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10 Redskins starters are questionable or worse for this Sunday's Seahawks game


10 Redskins starters are questionable or worse for this Sunday's Seahawks game

Jay Gruden's last injury update on Friday before this weekend's Redskins-Seahawks game was another lengthy one. Here's the scoop on each player Gruden mentioned.

Ruled out

Matt Ioannidis - The second-year lineman who has really come on in the middle of the team's defensive line will miss Washington's Week 9 game because his fractured hand isn't ready after the surgery he had following Week 8.

Shawn Lauvao - Last week, Lauvao was the only 'Skins offensive lineman who was definitely playing all week vs. the Cowboys. This week, however, No. 77 will not take the field, as the stinger he suffered hasn't healed up to Gruden or the training staff's satisfaction.

Niles Paul - The concussion that's ailing Paul will cause him to miss at least the Seahawks matchup. He's now missed action in his last three seasons.   

Jordan Reed - The big one out of this group. In the preseason, it was Reed's hip and foot that bothered him. Now, it's his hamstring. That's two out of Kirk Cousins' four tight ends who'll be watching from the sidelines at CenturyLink.  



Spencer Long - Long's absence means that Chase Rouiller will be the one snapping it to Cousins vs. the Seahawks. 

Ty Nsekhe - When it first happened, it seemed like Nsekhe's core injury wasn't that big of a deal. But as the rest of the O-line deals with various ailments, not having the talented backup has really become a problem.

Trent Williams - After sitting out against Dallas, it looks like the Pro Bowler will do the same in Seattle. 



Jamison Crowder - Crowder's hamstring may prevent him from building on his best performance in 2017, where he went over 100 yards and tied a career high in catches. His loss would affect both the offense and special teams, with Gruden saying to prepare for a lot of fair catches if No. 80 needs to be replaced as the punt returner.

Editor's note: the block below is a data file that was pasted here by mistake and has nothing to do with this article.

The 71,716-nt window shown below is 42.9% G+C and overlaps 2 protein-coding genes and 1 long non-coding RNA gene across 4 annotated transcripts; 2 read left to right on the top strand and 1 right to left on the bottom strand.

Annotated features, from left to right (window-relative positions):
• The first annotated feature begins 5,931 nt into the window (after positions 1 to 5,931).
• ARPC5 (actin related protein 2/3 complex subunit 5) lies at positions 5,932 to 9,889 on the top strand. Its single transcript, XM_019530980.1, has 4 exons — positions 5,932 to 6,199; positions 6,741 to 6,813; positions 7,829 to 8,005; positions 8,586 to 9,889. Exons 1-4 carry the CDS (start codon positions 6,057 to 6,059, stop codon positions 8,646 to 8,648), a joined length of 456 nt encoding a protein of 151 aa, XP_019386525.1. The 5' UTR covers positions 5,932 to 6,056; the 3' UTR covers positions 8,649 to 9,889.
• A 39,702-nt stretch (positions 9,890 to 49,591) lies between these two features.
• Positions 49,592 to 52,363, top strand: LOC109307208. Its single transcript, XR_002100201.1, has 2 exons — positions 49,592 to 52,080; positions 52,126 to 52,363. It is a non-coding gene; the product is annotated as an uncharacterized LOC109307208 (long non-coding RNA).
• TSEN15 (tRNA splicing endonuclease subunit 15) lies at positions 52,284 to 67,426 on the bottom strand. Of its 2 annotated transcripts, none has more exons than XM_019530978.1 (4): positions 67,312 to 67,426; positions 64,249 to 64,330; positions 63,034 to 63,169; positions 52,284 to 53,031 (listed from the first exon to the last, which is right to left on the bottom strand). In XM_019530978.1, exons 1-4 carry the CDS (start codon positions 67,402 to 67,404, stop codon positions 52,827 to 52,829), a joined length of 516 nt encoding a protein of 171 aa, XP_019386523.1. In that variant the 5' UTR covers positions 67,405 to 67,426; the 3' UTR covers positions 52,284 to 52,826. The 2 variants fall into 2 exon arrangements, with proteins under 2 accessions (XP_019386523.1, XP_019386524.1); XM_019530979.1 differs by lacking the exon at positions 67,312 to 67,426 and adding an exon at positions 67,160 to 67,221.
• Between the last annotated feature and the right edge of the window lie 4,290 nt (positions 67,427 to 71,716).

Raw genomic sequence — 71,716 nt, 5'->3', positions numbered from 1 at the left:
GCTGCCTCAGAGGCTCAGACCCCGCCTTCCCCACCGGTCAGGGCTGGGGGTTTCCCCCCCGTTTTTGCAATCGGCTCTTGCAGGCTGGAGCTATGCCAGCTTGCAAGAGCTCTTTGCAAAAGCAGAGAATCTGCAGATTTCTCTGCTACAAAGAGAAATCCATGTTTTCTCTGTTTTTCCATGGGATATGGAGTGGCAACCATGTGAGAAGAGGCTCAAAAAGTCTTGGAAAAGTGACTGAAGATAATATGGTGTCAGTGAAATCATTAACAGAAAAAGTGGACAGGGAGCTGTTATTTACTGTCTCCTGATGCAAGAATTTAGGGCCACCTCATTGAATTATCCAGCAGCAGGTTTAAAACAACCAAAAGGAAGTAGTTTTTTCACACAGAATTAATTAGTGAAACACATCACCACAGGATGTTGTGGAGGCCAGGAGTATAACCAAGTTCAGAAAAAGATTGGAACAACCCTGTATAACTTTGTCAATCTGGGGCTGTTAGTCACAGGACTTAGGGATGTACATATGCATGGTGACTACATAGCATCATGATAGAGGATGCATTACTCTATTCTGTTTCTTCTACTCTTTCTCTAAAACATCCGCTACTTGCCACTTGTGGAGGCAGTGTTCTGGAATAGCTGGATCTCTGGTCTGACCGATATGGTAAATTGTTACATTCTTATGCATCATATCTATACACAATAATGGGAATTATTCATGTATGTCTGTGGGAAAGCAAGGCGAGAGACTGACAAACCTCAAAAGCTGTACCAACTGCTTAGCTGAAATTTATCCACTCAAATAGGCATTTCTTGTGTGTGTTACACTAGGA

Brandon Scherff - With Lauvao ruled out and Williams and Long probably unable to go, too, getting Scherff back would mean that Washington would have two out of five starting linemen protecting their QB. That's not great, but it sure beats having just one.

Bashaud Breeland - Josh Norman and Bashaud Breeland haven't played together in the last three contests, as Norman was out vs. San Fran and Philly while Breeland missed the Dallas tilt.

Rob Kelley - The Redskins running game has been weak as of late, and so has Kelley's ankle. He was dressed on Friday, however, which was promising.

Monate Nicholson - Nicholson's status is up in the air, and Gruden indicated Friday that activating DeAngelo Hall was a near certainty regardless of Nicholson's health.

Martrell Spaight - Spaight played a lot next to Zach Brown last Sunday. Will Compton would be forced to pick up those snaps if Spaight can't go this time around.

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Five takeaways from the Redskins' necessary win over the Giants


Five takeaways from the Redskins' necessary win over the Giants

Here are my five takeaways from the Redskins’ ugly 20-10 win vs. the Giants.

A Win is a Win:
If you are worried about style points you are doing it wrong. This was a banged up team on a short week playing for its life. Perhaps a better start would have made for a more comfortable win but they got done what they needed to do.

Jamison Crowder is on a Roll
He gained a career-high 141 yards on seven receptions. The yardage broke his career high of 123 that he set in Week 8. The third-year receiver got off to very slow start, not posting over 52 yards in any game.

But he has broken out of his slump in a big way and Kirk Cousins is very glad to see it.

Perine is Ready:
The rookie was elevated into the starting role after Rob Kelley went onto injured reserve two weeks ago. His importance elevated when Chris Thompson went out for the year with a broken leg.